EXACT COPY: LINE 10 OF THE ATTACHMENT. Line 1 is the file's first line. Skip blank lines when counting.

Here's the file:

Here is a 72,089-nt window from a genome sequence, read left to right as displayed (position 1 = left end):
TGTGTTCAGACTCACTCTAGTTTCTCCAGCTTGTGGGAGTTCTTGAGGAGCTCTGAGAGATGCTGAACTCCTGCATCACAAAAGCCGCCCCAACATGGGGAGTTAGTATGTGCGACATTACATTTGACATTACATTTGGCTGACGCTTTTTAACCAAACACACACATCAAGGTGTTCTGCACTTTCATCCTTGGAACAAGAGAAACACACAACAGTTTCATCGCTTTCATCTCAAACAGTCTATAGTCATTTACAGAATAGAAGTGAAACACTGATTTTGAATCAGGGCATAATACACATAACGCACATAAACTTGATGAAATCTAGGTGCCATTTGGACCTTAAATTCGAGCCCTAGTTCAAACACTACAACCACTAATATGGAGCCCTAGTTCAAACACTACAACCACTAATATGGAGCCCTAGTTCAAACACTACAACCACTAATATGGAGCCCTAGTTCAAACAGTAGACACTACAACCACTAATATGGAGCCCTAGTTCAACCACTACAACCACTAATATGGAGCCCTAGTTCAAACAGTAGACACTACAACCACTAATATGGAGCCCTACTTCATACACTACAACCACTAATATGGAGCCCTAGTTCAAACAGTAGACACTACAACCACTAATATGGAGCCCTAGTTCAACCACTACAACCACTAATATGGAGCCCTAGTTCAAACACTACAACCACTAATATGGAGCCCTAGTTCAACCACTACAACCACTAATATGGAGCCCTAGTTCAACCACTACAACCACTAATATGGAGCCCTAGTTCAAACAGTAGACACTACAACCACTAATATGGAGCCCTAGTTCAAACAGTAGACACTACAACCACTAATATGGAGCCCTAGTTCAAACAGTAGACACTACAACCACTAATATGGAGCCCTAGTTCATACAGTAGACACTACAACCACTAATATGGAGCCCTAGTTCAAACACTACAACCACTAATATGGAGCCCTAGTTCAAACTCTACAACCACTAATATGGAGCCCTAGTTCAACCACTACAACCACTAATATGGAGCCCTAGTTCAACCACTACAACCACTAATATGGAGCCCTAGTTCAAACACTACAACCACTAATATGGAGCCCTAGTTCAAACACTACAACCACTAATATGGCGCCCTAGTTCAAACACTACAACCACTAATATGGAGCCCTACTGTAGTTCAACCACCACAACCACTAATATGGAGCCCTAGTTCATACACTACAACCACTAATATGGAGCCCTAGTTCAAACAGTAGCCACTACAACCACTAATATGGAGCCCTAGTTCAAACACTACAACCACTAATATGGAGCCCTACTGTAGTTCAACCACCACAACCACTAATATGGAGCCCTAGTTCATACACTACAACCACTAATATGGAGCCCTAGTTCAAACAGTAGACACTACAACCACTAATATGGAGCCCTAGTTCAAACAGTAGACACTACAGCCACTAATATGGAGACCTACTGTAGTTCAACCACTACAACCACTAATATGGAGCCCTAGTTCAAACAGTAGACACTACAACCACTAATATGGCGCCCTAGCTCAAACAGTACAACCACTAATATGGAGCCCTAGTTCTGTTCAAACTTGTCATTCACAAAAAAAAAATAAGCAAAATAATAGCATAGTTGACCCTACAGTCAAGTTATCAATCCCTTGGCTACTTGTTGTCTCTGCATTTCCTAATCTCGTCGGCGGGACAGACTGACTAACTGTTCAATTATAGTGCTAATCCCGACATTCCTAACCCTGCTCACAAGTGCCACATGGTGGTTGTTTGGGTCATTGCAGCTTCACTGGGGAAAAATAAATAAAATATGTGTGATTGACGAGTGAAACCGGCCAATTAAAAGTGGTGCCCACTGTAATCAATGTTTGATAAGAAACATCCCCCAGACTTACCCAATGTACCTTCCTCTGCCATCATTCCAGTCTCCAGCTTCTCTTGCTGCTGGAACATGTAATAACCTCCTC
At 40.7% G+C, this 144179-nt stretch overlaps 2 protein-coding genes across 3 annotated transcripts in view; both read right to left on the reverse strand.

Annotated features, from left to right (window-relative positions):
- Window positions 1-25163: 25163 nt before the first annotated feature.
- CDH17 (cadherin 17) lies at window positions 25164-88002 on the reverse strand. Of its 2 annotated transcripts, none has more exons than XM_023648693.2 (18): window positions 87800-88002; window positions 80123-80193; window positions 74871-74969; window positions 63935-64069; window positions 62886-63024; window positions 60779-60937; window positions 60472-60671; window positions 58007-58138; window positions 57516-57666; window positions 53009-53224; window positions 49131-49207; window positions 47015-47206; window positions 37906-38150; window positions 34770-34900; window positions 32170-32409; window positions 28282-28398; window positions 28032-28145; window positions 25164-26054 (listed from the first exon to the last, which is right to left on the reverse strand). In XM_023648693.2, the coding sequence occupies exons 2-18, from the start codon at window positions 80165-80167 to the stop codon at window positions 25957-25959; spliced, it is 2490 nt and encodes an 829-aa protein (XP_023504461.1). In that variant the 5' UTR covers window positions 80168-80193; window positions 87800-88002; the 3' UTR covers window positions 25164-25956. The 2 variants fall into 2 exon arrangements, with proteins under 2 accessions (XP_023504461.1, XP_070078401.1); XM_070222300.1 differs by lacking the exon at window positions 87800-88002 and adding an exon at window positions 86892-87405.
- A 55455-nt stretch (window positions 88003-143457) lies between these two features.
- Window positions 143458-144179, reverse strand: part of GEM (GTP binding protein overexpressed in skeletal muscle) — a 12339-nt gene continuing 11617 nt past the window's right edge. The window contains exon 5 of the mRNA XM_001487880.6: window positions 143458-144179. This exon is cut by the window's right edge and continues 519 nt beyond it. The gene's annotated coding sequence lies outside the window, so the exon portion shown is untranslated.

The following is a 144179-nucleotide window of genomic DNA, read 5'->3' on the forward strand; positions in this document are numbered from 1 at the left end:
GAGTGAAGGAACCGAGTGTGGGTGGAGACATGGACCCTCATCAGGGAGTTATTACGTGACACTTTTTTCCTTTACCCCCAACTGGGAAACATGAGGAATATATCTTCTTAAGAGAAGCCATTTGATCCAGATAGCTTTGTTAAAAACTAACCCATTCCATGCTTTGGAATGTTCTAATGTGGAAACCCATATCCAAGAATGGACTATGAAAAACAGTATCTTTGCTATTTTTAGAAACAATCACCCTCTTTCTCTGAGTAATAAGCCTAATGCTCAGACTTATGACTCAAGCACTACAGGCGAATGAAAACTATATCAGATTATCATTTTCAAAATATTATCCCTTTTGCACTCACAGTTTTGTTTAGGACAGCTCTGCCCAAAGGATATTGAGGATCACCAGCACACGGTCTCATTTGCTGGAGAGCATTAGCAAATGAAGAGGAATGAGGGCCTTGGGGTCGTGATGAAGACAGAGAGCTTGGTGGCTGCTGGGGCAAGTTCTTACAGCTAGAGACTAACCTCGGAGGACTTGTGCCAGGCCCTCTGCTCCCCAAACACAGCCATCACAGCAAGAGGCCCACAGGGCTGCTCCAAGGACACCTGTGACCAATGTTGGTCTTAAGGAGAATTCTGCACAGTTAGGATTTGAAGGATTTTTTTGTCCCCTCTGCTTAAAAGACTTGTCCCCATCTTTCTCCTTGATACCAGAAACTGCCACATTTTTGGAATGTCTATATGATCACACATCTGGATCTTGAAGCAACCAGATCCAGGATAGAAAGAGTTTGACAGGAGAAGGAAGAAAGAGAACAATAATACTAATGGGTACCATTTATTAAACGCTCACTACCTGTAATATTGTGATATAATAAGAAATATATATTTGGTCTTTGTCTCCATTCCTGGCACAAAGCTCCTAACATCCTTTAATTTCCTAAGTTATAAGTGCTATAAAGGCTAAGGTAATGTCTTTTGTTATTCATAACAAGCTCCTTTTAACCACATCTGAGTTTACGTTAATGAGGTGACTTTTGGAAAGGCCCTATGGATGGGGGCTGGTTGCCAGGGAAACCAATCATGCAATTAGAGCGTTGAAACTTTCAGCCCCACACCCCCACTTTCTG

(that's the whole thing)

GAGTGAAGGAACCGAGTGTGGGTGGAGACATGGACCCTCATCAGGGAGTTATTACGTGACACTTTTTTCCTTTACCCCCAACTGGGAAACATGAGGAATATATCTTCTTAAGAGAAGCCATTTGATCCAGATAGCTTTGTTAAAAACTAACCCATTCCATGCTTTGGAATGTTCTAATGTGGAAACCCATATCCAAGAATGGACTATGAAAAACAGTATCTTTGCTATTTTTAGAAACAATCACCCTCTTTCTCTGAGTAATAAGCCTAATGCTCAGACTTATGACTCAAGCACTACAGGCGAATGAAAACTATATCAGATTATCATTTTCAAAATATTATCCCTTTTGCACTCACAGTTTTGTTTAGGACAGCTCTGCCCAAAGGATATTGAGGATCACCAGCACACGGTCTCATTTGCTGGAGAGCATTAGCAAATGAAGAGGAATGAGGGCCTTGGGGTCGTGATGAAGACAGAGAGCTTGGTGGCTGCTGGGGCAAGTTCTTACAGCTAGAGACTAACCTCGGAGGACTTGTGCCAGGCCCTCTGCTCCCCAAACACAGCCATCACAGCAAGAGGCCCACAGGGCTGCTCCAAGGACACCTGTGACCAATGTTGGTCTTAAGGAGAATTCTGCACAGTTAGGATTTGAAGGATTTTTTTGTCCCCTCTGCTTAAAAGACTTGTCCCCATCTTTCTCCTTGATACCAGAAACTGCCACATTTTTGGAATGTCTATATGATCACACATCTGGATCTTGAAGCAACCAGATCCAGGATAGAAAGAGTTTGACAGGAGAAGGAAGAAAGAGAACAATAATACTAATGGGTACCATTTATTAAACGCTCACTACCTGTAATATTGTGATATAATAAGAAATATATATTTGGTCTTTGTCTCCATTCCTGGCACAAAGCTCCTAACATCCTTTAATTTCCTAAGTTATAAGTGCTATAAAGGCTAAGGTAATGTCTTTTGTTATTCATAACAAGCTCCTTTTAACCACATCTGAGTTTACGTTAATGAGGTGACTTTTGGAAAGGCCCTATGGATGGGGGCTGGTTGCCAGGGAAACCAATCATGCAATTAGAGCGTTGAAACTTTCAGCCCCACACCCCCACTTTCTG